BLURB: The Japanese Instructors’ Course is infamous in the Karate world. In 1997 it had been running for 50 years, with less than one hundred people successfully completing it – only four of which had been non-Japanese. In the same year Scott Langley was at the top of his game, a third degree black belt, captain of the British JKS National Team and JKS European and World Champion. He moved to Japan with a secret plan – to be the fifth foreigner to complete the course. This is the true story of Scott’s Journey, spanning five years, chronicling the highs and lows of facing karate’s toughest challenge and how he learnt to survive and never give in.
In Autumn 2013 Scott sent this book to his Sensei in Japan for their approval. They responded immediately declaring the book to be full of lies and misrepresentations of Japan and forbade him to publish it. He was suspended for a month and then affectively expelled in January 2014. Suddenly, his 30 year relationship with Japanese karate had abruptly come to an end. This had been major a part of his entire karate life and he had dedicated himself to its values and rules, running a karate organization in Ireland for over ten years. He never wanted to jeopardize his position or damage the reputation of the group. However, unfortunately, the sacrifices he made during this true story are nothing compared to the sacrifices he has had to make to publish it.- Amazon Books
Review: Karate Stupid is a true Hero’s Journey- Langley’s uphill battle to gain respect of his peers after a lot of of blood (always his blood), sweat and tears (as well as numerous beatings). His training was less like Mr Miyagi’s in The Karate Kid and more like Pei Mei’s boot-camp from hell in Kill Bill; the main difference between Langley’s training and Uma Thurman’s in Kill Bill Vol. 2 is that Langley’s training was far more ferocious than anything Uma Thurman’s character had to endure, and though nobody got their eye gouged out it was Langley’s knee that bore the brunt of his instructor’s wrath.
The JKS instructor’s course is famed for being extremely grueling, but even more so for a mistrusted gaijin (foreigner).It is true that the younger metropolitan generation of Japan are fascinated with Western (or more specifically, American) culture and are less invested in Japan’s customs and traditions; however, the world of Karate is ruled by old, proud men. Anyone who’s taken part in Karate (I got up to 2nd degree brown belt and then quit during my GCSEs) has heard of Japan’s reluctance towards sharing their secrets with the West. The Japanese rules of manners and politeness are famously subtle and impossible to grasp for an outsider, and this is exasperated by poor old Langley being a particularly clueless specimen. For example, you’d think that he’d have learned after being constantly beaten for inadvertently committing a social faux par in the dojo (for example, he had constantly enraged one of his sensei for reasons unknown, and it took weeks for one of the instructors to inform him it was because he didn’t bow deeply enough). However, when his classmates at a Japanese etiquette course desperately tell him to finish his food (because leaving food uneaten is extremely rude in Japanese culture), he looks at them cluelessly and tells them he’s not hungry and stares at them dully until his panick stricken class mates clear it for him.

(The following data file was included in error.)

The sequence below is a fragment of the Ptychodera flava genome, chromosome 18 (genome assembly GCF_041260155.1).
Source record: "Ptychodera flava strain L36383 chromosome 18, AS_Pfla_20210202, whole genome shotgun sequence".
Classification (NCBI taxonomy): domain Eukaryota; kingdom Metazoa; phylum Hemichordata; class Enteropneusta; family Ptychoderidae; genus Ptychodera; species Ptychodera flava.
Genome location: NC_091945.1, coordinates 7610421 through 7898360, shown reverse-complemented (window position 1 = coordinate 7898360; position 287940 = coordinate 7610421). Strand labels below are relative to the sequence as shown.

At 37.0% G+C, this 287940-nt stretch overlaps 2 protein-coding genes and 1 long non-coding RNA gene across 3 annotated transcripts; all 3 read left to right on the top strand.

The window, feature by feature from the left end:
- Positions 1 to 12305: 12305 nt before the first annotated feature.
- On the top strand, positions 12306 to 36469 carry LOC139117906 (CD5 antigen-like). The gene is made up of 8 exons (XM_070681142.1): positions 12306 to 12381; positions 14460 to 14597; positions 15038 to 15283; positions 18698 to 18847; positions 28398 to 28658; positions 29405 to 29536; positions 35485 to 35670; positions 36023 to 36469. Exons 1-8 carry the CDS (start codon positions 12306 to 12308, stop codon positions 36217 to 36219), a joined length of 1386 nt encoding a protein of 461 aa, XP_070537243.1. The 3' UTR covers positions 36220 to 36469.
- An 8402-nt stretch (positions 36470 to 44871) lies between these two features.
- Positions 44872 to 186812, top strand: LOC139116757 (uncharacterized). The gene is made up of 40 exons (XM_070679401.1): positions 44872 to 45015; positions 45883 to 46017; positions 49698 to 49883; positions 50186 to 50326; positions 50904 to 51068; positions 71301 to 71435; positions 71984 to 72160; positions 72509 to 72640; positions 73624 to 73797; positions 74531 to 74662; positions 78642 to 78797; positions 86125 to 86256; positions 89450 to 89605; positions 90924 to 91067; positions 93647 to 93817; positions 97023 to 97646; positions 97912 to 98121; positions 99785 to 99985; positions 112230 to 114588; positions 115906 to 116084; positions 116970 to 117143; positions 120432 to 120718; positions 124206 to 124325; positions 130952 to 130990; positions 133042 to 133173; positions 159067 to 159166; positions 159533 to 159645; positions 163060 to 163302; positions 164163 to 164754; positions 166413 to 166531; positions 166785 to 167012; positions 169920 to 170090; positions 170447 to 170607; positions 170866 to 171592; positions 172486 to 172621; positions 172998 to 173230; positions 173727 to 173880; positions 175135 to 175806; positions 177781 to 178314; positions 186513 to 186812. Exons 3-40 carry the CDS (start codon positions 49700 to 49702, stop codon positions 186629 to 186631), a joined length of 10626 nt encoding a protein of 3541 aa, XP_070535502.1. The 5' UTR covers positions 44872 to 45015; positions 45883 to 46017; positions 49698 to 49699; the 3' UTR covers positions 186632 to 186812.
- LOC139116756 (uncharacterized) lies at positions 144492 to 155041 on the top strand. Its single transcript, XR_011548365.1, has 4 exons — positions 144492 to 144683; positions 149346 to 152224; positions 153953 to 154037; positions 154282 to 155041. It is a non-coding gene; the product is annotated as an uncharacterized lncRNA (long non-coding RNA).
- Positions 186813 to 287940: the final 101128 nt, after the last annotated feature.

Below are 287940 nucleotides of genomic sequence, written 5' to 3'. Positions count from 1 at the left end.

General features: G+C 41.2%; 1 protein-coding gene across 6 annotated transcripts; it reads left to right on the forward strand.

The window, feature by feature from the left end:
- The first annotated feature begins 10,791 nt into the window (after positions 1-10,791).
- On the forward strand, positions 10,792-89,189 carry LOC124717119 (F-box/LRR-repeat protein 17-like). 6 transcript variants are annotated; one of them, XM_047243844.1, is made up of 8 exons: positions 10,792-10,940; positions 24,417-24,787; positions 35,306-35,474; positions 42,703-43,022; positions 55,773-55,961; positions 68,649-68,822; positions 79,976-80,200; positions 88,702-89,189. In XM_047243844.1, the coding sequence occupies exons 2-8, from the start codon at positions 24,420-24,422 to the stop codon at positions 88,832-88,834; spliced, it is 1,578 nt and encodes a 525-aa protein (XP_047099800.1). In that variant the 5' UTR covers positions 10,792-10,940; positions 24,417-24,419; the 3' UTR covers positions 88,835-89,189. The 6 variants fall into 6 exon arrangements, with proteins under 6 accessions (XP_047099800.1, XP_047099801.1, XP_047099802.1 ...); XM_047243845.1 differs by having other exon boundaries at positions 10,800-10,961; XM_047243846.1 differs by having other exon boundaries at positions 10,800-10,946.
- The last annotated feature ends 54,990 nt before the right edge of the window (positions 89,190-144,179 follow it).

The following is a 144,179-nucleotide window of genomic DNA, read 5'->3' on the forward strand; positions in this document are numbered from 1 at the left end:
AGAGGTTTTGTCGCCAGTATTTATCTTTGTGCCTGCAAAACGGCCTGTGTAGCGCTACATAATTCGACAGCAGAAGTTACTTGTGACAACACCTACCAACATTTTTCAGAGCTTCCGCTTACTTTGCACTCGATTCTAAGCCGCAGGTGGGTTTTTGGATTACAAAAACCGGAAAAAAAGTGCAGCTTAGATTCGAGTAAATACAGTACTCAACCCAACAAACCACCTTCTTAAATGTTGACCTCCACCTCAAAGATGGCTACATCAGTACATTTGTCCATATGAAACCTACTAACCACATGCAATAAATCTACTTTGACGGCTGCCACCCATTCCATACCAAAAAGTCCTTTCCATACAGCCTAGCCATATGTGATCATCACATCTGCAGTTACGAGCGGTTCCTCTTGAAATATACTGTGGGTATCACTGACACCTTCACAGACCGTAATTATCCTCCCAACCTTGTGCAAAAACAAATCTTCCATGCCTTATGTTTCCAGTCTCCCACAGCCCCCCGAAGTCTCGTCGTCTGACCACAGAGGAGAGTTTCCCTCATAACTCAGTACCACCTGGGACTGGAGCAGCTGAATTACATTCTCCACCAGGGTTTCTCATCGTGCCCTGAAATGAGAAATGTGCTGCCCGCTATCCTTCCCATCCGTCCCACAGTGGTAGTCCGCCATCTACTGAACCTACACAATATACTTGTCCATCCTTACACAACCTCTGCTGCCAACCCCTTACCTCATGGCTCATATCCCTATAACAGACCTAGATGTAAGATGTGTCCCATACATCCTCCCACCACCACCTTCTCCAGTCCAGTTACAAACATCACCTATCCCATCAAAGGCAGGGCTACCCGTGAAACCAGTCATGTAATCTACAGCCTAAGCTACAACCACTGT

This isn’t just a great novel for anyone interested in martial arts, but also a foreigner who is fascinated by travel and Japanese culture. There are lot of interesting parts about Japanese culture in general from an outsider’s point of view. It For example, it gives a hilarious account of a shop where the Japanese owner wants to put signs up in English, but has no clue how to use capital letters or grammar.
‘Be who you are!’ was obviously the message he wanted to convey. However, as we know the English love to contract their language, therefore it came out as ‘Be wHO yOu’re.’ This was then followed by a message to youngest customers. In the window was a picture of a cuddly teddy bear with a speech bubble coming out of his mouth. With an arm pointing away from the door he was telling all children to ‘FuCk ofF.’
I’m sure Mr YosHiDA had no idea of the mistakes and meanings of his little signs, and with the entertainment I got every time I passed by, I wasn’t about to put him straight.
What makes this account truly worth the read is Langley’s sense of humour. Even throughout the daily beatings, cruelty, xenophobia and soul breaking decent into insanity, it never dull’s Langley’s jack-the-lad irreverent sense of British humour. It’s a well written, flowing and honest biography from start to finish and constantly made me laugh (even when he described how he was about to cry).
VERDICT: Karate Stupid is a brutally honest, harsh and very, very funny account of both the JKS instructors course and life as a gaijin in Japan. I enjoyed it from start to finish, and would recommend it to anyone curious about Karate in Japan or about travel and Japanese culture.
RATING: 5/5 strikes from a ferocious master who should not be able to hit that hard at his age